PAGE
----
Norma has been memorably portrayed by a variety of voices: dramatic sopranos (Rita Hunter, Zinka Milanov, and Elinor Ross), spinto sopranos (Montserrat Caballé and Leyla Gencer), dramatic coloraturas (Cristina Deutekom and Dame Joan Sutherland), and lighter coloraturas (June Anderson and Edita Gruberová).  It was Maria Callas, a singer who largely defied Fach classifications, who proved the most insightful and influential Norma of the twentieth century.  Though she shared much of Callas’ repertory, it was in lyric coloratura roles that Beverly Sills was most successful, her greatest role arguably having been Massenet’s Manon.  Opportunities for the interpolated flights of virtuosic fantasy often employed by Ms. Sills were far fewer in Norma than in other bel canto scores that she sang, limiting to a degree not only Ms. Sills’ vocal identification with the music but also her connection with a role frequently cited by singers as one of the most vocally treacherous and emotionally draining in the Italian repertory.  Significantly, Ms. Sills’ opera-house performances of Norma were few.  Ms. Sills’ technique is beyond reproach, even in the fearsomely difficult music of Norma, and she sings the complex divisions in such passages as the first-act trio and the aforementioned ‘In mia man alfin tu sei’ more impressively than many of her recorded rivals.  In the latter number, she also proves one of only two Normas on commercial studio recordings who inserts an interpolated E-flat in alt into the coda of the duet, indicative of the security of Ms. Sills’ command of her extensive upper register.  [Sutherland includes the E-flat in her first DECCA recording.  Gruberová also interpolates the top E-flat in her Nightingale recording, taken from concert performances.]  This display of an exuberantly healthy voice is harmless, but ‘Ah! bello a me ritorna,’ Norma’s first-act cabaletta, is damaged by over-emphatic embellishment that distorts the melodic line, ever a peril of Ms. Sills’ prodigious abilities.  ‘Casta diva,’ with her lines in the duet ‘Mira, o Norma’ the most lyrical music Norma is given to sing, is the most beautiful and effective portion of Ms. Sills’ performance.  As with Mr. di Giuseppe’s Pollione, Ms. Sills’ Norma is undermined most perceptibly by questions of timbre and amplitude.  Ms. Sills’ voice as recorded is a bright, occasionally edgy instrument, the tone very forward and produced on the breath.  Norma may not necessarily require a larger sound, but darker, rounder tones than were at Ms. Sills’ command prove more congenial in the music.  Dramatically, Ms. Sills’ provides efficient, never less-than-competent indications of the emotions that are inherent in the music, but discernible personal insights are almost completely absent.  Though she is a consistently responsive artist, the timbre and texture of Ms. Sills’ voice do not combine pleasingly with Ms. Verrett’s, especially when they are singing in major thirds.  What Ms. Sills does in this recording is sing Norma’s music with unflappable technical assurance.  This accomplishment cannot be attributed to many great Normas, but Ms. Sills’ Norma ultimately cannot be said to rise above merely good singing because there is in this performance no indication that Norma is in any way different from the sleepwalking Amina, the deluded Lucia, or the righteously indignant Maria Stuarda.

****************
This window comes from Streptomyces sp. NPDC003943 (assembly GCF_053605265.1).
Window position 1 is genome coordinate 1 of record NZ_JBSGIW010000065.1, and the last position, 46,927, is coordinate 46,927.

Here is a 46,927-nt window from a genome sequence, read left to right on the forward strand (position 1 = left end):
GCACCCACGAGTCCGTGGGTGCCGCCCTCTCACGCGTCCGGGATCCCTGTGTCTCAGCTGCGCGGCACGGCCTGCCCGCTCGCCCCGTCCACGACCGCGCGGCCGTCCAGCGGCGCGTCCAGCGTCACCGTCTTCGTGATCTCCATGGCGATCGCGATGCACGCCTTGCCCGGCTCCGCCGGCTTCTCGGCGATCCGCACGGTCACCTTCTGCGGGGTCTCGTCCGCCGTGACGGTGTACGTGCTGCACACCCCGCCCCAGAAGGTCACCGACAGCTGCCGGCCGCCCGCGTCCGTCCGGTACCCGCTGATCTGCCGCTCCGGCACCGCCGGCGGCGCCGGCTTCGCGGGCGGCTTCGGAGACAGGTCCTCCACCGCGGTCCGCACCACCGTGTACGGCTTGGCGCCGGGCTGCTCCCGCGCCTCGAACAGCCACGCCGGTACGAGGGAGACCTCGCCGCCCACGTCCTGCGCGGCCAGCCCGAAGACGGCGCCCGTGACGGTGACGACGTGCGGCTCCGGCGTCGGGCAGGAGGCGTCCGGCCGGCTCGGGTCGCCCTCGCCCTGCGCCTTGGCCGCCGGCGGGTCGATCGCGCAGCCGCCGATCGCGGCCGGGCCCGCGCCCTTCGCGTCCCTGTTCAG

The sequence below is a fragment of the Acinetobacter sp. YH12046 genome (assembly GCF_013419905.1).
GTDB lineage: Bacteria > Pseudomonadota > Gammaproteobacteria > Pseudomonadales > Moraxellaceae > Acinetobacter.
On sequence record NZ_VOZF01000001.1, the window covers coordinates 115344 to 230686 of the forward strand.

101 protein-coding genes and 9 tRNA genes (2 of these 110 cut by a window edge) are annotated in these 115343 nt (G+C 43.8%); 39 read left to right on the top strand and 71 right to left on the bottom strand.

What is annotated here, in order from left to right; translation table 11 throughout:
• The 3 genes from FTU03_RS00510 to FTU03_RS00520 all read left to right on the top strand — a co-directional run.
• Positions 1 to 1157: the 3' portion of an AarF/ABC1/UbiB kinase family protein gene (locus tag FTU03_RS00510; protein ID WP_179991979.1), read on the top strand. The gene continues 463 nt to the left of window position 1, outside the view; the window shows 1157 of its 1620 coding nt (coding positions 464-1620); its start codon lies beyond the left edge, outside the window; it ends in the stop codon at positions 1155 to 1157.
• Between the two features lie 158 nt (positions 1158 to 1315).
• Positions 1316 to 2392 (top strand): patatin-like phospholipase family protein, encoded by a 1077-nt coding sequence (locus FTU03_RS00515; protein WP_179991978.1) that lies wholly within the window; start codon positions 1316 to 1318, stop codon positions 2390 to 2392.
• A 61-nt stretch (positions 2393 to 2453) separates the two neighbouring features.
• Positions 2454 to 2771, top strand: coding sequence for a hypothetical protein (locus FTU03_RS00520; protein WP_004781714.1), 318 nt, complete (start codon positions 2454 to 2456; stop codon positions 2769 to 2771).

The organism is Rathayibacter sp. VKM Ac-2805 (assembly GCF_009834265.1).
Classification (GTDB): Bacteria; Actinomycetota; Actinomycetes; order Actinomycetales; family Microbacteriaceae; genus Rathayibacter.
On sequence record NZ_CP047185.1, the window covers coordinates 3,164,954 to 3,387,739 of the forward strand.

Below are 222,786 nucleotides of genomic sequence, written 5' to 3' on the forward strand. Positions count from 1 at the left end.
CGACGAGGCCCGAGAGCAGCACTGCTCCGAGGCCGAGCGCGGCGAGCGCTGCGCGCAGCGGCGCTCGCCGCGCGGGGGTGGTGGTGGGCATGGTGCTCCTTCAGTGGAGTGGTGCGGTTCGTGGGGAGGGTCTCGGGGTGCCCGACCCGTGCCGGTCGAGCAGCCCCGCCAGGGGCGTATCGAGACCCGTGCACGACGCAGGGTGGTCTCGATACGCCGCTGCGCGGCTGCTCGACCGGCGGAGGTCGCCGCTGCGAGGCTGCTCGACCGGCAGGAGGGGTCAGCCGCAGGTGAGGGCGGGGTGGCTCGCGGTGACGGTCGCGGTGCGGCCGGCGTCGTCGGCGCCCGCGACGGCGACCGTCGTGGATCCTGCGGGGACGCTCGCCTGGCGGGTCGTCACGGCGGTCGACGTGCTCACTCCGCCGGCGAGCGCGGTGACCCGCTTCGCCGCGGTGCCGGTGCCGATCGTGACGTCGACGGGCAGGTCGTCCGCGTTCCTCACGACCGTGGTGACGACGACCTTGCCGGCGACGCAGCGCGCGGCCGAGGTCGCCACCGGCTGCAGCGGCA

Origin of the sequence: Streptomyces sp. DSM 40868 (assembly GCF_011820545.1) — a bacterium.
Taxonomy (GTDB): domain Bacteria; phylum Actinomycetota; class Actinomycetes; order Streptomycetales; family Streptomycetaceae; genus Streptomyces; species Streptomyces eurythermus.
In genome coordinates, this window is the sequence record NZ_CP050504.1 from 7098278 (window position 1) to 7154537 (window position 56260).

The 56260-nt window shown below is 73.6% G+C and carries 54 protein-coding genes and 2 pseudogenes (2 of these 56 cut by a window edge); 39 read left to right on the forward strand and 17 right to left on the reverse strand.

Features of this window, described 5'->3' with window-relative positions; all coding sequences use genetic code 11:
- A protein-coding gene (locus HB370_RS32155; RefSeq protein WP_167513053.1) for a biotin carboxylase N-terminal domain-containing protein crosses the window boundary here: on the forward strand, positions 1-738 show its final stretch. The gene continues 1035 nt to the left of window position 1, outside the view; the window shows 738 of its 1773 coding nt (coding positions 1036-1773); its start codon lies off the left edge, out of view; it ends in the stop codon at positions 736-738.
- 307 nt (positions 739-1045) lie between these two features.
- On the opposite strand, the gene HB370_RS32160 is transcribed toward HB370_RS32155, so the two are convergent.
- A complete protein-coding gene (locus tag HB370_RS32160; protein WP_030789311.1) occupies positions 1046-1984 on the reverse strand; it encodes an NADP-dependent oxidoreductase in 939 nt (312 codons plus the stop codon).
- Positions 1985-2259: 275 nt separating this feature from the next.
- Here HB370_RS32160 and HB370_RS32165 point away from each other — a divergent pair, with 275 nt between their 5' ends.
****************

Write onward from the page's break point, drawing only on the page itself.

As in the case of EMI’s reissue of Ms. Sills’ studio recording of Bellini’s I Capuleti e i Montecchi with Dame Janet Baker, this Norma is an important addition to the Sills discography.  It is not, sadly, a significant entry in the Norma discography, for all its polish and vocal security.  It is a remarkable testimony on both the quality of Norma, a surpassing quality noted even by a critic as harsh as Richard Wagner but often doubted and openly denied in latter days, and the inspired feats of vocalism and dramatic directness the score has drawn from performers that a recording as shapely and well-sung as this one fails to garner lingering affection.  As a souvenir of some of America’s finest native vocal talent, the performance is happily heard, but it is difficult to banish thoughts of what a fine recording of, say, Beatrice di Tenda this might have been.

11 July 2009

CD REVIEW: Maurice Ravel – L’ENFANT ET LES SORTILÈGES (M. Kožená, N. Stutzmann, A. Massis, S. Koch, J. van Dam, J.-P. Fouchécourt, F. Le Roux; EMI)